Marcelo Marucho

Marcelo Marucho, Ph.D.


Office: AET 3.332
Phone: (210) 458-7862
Email: Marcelo.Marucho@utsa.edu
Lab website

Areas of Specialization
  • Computational and Theoretical Biophysics
  • Computational and Theoretical Nanomaterials
  • Computational and Theoretical Neurophysics
  • Scientific Software Developer


Ph.D. in Physics; National University of La Plata
M.S. in Physics; University of Buenos Aires

Research Interests

Dr. Marucho combines theory, modeling, and experiments to study biomolecules and nanomaterials in aqueous electrolyte solutions. Currently, Dr. Marucho’s laboratory involves three main research lines:

1) Cytoskeleton Filaments

Cytoskeleton filaments are essential for various biological activities in eukaryotic cellular processes as diverse as directional growth, shape, division, plasticity, and migration. The basis for cytoskeleton filaments to transmit electric signals, sustain ionic conductance, and overcome electrostatic interactions to form higher-order structures (bundles and networks) appears primarily dominated by the polyelectrolyte nature of these filaments. However, the underlying biophysical principles and molecular mechanisms that support F-actin and Mts' polyelectrolyte nature and their properties are still poorly understood due to the lack of appropriate methodologies.

Dr. Marucho’s laboratory developed JACFC, a Java web application that provides suitable tools for elucidating the molecular mechanisms modulating the electrical signal propagation, stability, and bundle formation of microtubules and actin filaments under different molecular (wild type, isoforms, mutants) and environmental (physiological and pathological) conditions. This acknowledgement might reveal cytoskeleton filaments' potential roles in neuronal activities, including molecular-level processing of information and neural regeneration. It is also crucial for developing reliable, highly functioning small devices with biotechnological applications such as bionanosensors and computing bionanoprocessors.

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2) Smart Metal Oxide Nanoparticles

Optimal procedures for reliable anti-cancer treatments involve the systematic delivery of nanoparticles, which spread through the circulatory system. The success of these procedures may largely depend on the NPs’ ability to self-adapting their physicochemical properties to overcome the different challenges facing at each stage on its way to the interior of a cancerous cell. The electrostatic, entropic, and surface interactions between nanoparticles, surrounding ions, and water molecules play a fundamental role in these systems' behavior and function. However, the molecular mechanisms governing these phenomena are still poorly understood. One of the significant limitations in procuring this understanding is the lack of appropriate computational tools.

To overcome these limitations, Dr. Marucho’s laboratory developed CSDFTS, a free, multi-platform, portable Java software, which provides experts and non-experts in the field an easy and efficient way to obtain an accurate molecular characterization of electrical and structural properties of aqueous electrolyte mixture solutions around both cylindrical- and spherical-like rigid nanoparticles under multiple conditions. This acknowledgment might provide a deeper understanding of metal oxide nanoparticles' extraordinary capability in adapting their physicochemical properties to their environment, remaining in circulation for prolonged periods, and actively targeting, approaching, associating with, and killing cancerous cells.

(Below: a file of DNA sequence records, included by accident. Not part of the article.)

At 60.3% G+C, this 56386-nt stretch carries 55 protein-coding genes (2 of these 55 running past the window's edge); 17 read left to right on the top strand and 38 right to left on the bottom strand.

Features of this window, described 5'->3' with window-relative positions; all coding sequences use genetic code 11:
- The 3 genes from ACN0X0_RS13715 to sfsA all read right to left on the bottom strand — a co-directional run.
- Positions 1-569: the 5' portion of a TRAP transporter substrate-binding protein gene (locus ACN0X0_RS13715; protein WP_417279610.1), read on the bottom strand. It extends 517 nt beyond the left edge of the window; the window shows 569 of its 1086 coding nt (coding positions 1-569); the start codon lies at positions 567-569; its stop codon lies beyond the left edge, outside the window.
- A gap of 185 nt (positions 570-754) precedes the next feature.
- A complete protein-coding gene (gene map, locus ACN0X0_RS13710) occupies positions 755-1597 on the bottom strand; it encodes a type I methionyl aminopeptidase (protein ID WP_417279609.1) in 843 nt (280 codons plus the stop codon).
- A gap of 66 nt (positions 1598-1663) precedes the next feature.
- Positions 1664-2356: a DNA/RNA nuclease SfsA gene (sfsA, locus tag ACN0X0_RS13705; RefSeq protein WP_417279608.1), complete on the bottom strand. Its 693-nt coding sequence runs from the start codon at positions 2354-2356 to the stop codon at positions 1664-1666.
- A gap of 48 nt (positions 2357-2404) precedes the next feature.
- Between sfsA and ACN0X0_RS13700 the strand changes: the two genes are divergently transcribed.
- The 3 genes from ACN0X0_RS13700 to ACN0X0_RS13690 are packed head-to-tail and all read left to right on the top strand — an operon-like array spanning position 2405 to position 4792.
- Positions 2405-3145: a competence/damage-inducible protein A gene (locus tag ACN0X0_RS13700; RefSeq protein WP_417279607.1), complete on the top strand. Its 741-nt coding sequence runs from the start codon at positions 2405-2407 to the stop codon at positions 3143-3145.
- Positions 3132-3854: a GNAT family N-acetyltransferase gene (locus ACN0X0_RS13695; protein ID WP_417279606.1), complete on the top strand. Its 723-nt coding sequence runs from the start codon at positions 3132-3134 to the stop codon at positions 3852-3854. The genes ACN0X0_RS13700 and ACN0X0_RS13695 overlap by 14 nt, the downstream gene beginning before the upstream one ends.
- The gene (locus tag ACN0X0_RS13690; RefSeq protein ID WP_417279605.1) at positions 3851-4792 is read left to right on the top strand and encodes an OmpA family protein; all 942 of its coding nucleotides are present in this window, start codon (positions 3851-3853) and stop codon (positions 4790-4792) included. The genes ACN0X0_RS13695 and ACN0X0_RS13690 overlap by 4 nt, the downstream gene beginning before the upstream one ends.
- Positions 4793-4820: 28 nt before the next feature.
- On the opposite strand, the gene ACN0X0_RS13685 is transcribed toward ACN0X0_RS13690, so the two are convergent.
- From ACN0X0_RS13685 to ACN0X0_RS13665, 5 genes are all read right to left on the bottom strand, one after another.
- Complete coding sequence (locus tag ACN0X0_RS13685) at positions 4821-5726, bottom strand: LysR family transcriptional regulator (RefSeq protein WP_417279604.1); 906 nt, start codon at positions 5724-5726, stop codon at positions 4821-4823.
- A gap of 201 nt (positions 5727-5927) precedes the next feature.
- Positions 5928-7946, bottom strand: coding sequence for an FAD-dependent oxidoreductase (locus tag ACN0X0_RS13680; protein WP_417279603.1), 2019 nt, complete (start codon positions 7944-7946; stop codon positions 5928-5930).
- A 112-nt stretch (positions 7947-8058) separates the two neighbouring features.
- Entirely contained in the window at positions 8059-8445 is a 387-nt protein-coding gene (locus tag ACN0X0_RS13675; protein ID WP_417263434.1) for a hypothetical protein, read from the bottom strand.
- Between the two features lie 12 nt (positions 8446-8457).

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3) Biomolecular Electrostatic Interactions in Cells

Electrostatics plays a fundamental role in biological systems involving biomolecules in aqueous electrolyte solutions. They are critical because of their long-range influence on polar or charged molecules, including water, ions, and proteins. The Poisson–Boltzmann (PB) equation constitutes one of the most effective approaches to treat these electrostatic effects. In the early years of biomolecular electrostatic calculations, almost all scientists working in the field received specialized training that provided a detailed understanding of PB solvers' power and limitations. Nowadays, the methodology is becoming more accessible in terms of the availability of programs and required computational resources and validated in published results.

Dr. Marucho's laboratory developed MPBEC, a free, cross-platform, graphical user interface software that provides an easy and efficient way to perform biomolecular electrostatic calculations. MPBEC is able to characterize the mean electrostatic potential, the solvation free energy of molecules in solution, the free energy of association between biomolecules and ligands and its salt dependence, and the study of pH effects on these properties. These acknowledgement might provide a deeper understanding of the electrical interactions that are essential for elucidating how cells function, communicate and control their activities.


(2015-2018) http://grantome.com/grant/NIH/SC2-GM112578-03
(2018-2022) http://grantome.com/grant/NIH/SC1-GM127187-01


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